|Generic B||48 cm||0.68 ar||207 mΩ||Passive||5.10||5.03||4.97||4.85||4.75||4.58|
|Generic B||48 cm||0.68 ar||207 mΩ||Active||5.10||5.01||4.96||4.85||4.73||4.53|
|Generic A||200 cm||2.81 ar||182 mΩ||Passive||5.10||5.01||4.95||4.82||4.70||4.53|
|Generic A||200 cm||2.81 ar||182 mΩ||Active||5.10||5.03||4.95||4.82||4.71||4.47|
|Generic I||210 cm||2.95 ar||181 mΩ||Passive||5.10||5.05||4.93||4.80||4.68||4.51|
|Generic I||210 cm||2.95 ar||181 mΩ||Active||5.10||5.01||4.95||4.79||4.68||4.46|
|Generic E||130 cm||1.83 ar||192 mΩ||Passive||5.10||5.01||4.93||4.81||4.68||4.50|
|Generic E||130 cm||1.83 ar||192 mΩ||Active||5.10||5.00||4.93||4.78||4.64||4.42|
|Generic C||100 cm||1.41 ar||200 mΩ||Passive||5.10||5.00||4.93||4.80||4.67||4.50|
|Generic C||100 cm||1.41 ar||200 mΩ||Active||5.10||5.01||4.93||4.78||4.64||4.41|
|Logitech||100 cm||1.41 ar||216 mΩ||Passive||5.10||4.97||4.71||4.64||4.54||4.34|
|Logitech||100 cm||1.41 ar||216 mΩ||Active||5.10||4.82||4.72||4.67||4.53||4.39|
|Ribbon B 1m||100 cm||1.41 ar||145 mΩ||Passive||5.10||5.03||4.96||4.85||4.75||4.60|
|Ribbon B 1m||100 cm||1.41 ar||145 mΩ||Active||5.10||5.03||4.96||4.85||4.75||4.60|
|White 1m||98 cm||1.39 ar||257 mΩ||Passive||5.10||4.96||4.85||4.66||4.50|
|White 1m||98 cm||1.39 ar||257 mΩ||Active||5.10||4.96||4.86||4.61||4.42||4.08|
|White 2m||203 cm||2.86 ar||230 mΩ||Passive||5.10||4.97||4.86||4.68||4.54|
|White 2m||203 cm||2.86 ar||230 mΩ||Active||5.10||4.98||4.88||4.69||4.52||4.23|
|Ribbon A 1m||100 cm||1.41 ar||280 mΩ||Passive||5.10||4.95||4.82||4.61||4.45|
|Ribbon A 1m||100 cm||1.41 ar||280 mΩ||Active||5.10||4.95||4.83||4.57||4.35||3.98|
|Generic H||100 cm||1.41 ar||291 mΩ||Passive||5.10||4.95||4.82||4.61||4.42|
|Generic H||100 cm||1.41 ar||291 mΩ||Active||5.10||4.95||4.83||4.56||4.33||3.94|
|Generic J||230 cm||3.23 ar||326 mΩ||Passive||5.10||4.93||4.81||4.58||4.38|
|Generic J||230 cm||3.23 ar||326 mΩ||Active||5.10||4.93||4.82||4.50||4.24||3.83|
|Generic G||200 cm||2.81 ar||340 mΩ||Passive||5.10||4.93||4.80||4.56||4.35|
|Generic G||200 cm||2.81 ar||340 mΩ||Active||5.10||4.92||4.79||4.47||4.23||3.79|
|White 30cm||30 cm||0.42 ar||517 mΩ||Passive||5.07||4.82||4.61||4.25|
|White 30cm||30 cm||0.42 ar||517 mΩ||Active||5.10||4.83||4.57||4.01||3.53||-|
|Generic F||150 cm||2.11 ar||515 mΩ||Passive||5.00||4.66||4.50||4.22||4.03|
|Generic F||150 cm||2.11 ar||515 mΩ||Active||5.11||4.56||4.45||4.07||3.76||-|
|Switched||100 cm||1.41 ar||540-810 mΩ||Passive||4.93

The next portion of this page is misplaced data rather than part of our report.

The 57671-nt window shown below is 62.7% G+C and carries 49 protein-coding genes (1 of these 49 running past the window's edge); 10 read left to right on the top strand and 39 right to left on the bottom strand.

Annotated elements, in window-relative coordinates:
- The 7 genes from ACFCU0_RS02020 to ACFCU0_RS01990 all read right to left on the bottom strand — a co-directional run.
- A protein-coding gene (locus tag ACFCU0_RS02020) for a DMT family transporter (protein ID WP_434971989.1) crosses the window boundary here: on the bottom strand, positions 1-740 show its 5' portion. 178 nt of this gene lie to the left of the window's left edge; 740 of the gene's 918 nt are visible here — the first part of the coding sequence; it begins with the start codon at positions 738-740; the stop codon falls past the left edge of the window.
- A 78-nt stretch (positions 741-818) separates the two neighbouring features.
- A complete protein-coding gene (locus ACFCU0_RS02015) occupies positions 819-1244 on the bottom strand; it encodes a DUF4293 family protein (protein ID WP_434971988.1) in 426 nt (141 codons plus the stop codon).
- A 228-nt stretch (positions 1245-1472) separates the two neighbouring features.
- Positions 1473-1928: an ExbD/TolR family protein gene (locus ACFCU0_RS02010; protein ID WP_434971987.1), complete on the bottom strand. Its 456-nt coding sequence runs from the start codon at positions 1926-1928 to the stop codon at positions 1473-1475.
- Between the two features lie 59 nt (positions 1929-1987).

|Switched||100 cm||1.41 ar||540-810 mΩ||Active||5.10||4.82||4.66||4.33||4.08||3.69|
|Generic D||82 cm||1.15 ar||2,382 mΩ||Passive||4.93||4.09||3.50|
|Generic D||82 cm||1.15 ar||2,382 mΩ||Active||5.10||3.97||-||-||-||-|
Some general observations:
If anyone has any USB cables they'd like tested, feel free to fax them to me. In particular if you think you've got something that can beat the Anker, I'd be interested in seeing it.
Because there are still devices powered off mini USB, here's a much shorter table for those cables. This doesn't have the passive load because I couldn't be bothered soldering up an adapter for those, just extrapolate from the closest micro USB figures. In addition these date back to 500mA max USB devices, so there's less expectation that they handle higher currents well.
As before the cables without names are generic unbranded cables, “Braided” is a plastic-covered braided tinned-copper cable as was fashionable years ago, so with the conductor braided rather than a protective nylon braid.
|Generic B||80 cm||1.13 ar||164 mΩ||Active||5.10||5.03||4.98||4.91||4.83||4.68|
|Ugreen||155 cm||2.18 ar||179 mΩ||Active||5.10||5.01||4.93||4.78||4.68||4.47|
|Generic A||99cm||1.39 ar||212 mΩ||Active||5.10||4.98||4.87||4.63||4.48||4.23|
|Canon||122 cm||1.72 ar||223 mΩ||Active||5.10||4.85||4.73||4.53||4.30||4.04|
|Braided||109 cm||1.54 ar||315 mΩ||Active||5.10||4.91||4.74||4.40||4.14||3.71|
Finally, a few USB-C cables thrown in just for comparison. As before these don't have the passive load because I couldn't be bothered soldering up an adapter for those, and there are no tests for USB-C to USB-C cables because those do USB-PD and that seems to interact in odd ways with the electronic load I'm using. You can immediately see the difference between these and the mini USB's above, but then again the mini USB's were designed to pass 500mA max rather than the power loads expected of USB-C.
|Unitek||103 cm||1.45 ar||134 mΩ||Active||5.10||5.03||4.98||4.91||4.84||4.70|
|Ravpower||99 cm||1.39 ar||145 mΩ||Active||5.10||5.03||4.98||4.88||4.82||4.66|
|Generic A||203cm||2.86 ar||212 mΩ||Active||5.10||4.98||4.91||4.73||4.58||4.34|